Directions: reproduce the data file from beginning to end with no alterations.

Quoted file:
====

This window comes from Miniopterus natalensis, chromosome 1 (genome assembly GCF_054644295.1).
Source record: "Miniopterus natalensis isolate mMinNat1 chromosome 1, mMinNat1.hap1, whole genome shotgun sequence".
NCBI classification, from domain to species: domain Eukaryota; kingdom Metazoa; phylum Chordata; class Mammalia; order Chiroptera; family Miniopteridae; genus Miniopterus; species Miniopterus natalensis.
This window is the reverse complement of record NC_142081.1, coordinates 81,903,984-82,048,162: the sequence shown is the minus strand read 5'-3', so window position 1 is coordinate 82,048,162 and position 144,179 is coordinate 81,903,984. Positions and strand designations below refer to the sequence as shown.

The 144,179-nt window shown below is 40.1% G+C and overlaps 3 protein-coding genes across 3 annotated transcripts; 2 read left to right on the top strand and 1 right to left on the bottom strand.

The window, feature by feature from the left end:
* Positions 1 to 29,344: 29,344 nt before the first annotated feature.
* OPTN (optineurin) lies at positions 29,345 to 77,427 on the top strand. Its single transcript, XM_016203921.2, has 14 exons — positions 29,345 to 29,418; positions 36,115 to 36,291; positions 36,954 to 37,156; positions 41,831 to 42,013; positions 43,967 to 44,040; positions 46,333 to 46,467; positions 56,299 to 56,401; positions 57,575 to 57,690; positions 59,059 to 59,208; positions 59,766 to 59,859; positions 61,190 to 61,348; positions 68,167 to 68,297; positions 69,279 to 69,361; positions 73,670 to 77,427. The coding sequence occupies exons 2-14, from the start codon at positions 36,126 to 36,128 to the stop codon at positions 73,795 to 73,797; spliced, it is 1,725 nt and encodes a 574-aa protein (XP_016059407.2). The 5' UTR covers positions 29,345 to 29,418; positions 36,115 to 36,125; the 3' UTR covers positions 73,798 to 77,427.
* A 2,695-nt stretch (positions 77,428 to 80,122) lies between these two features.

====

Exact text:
This window comes from Miniopterus natalensis, chromosome 1 (genome assembly GCF_054644295.1).
Source record: "Miniopterus natalensis isolate mMinNat1 chromosome 1, mMinNat1.hap1, whole genome shotgun sequence".
NCBI classification, from domain to species: domain Eukaryota; kingdom Metazoa; phylum Chordata; class Mammalia; order Chiroptera; family Miniopteridae; genus Miniopterus; species Miniopterus natalensis.
This window is the reverse complement of record NC_142081.1, coordinates 81,903,984-82,048,162: the sequence shown is the minus strand read 5'-3', so window position 1 is coordinate 82,048,162 and position 144,179 is coordinate 81,903,984. Positions and strand designations below refer to the sequence as shown.

The 144,179-nt window shown below is 40.1% G+C and overlaps 3 protein-coding genes across 3 annotated transcripts; 2 read left to right on the top strand and 1 right to left on the bottom strand.

The window, feature by feature from the left end:
* Positions 1 to 29,344: 29,344 nt before the first annotated feature.
* OPTN (optineurin) lies at positions 29,345 to 77,427 on the top strand. Its single transcript, XM_016203921.2, has 14 exons — positions 29,345 to 29,418; positions 36,115 to 36,291; positions 36,954 to 37,156; positions 41,831 to 42,013; positions 43,967 to 44,040; positions 46,333 to 46,467; positions 56,299 to 56,401; positions 57,575 to 57,690; positions 59,059 to 59,208; positions 59,766 to 59,859; positions 61,190 to 61,348; positions 68,167 to 68,297; positions 69,279 to 69,361; positions 73,670 to 77,427. The coding sequence occupies exons 2-14, from the start codon at positions 36,126 to 36,128 to the stop codon at positions 73,795 to 73,797; spliced, it is 1,725 nt and encodes a 574-aa protein (XP_016059407.2). The 5' UTR covers positions 29,345 to 29,418; positions 36,115 to 36,125; the 3' UTR covers positions 73,798 to 77,427.
* A 2,695-nt stretch (positions 77,428 to 80,122) lies between these two features.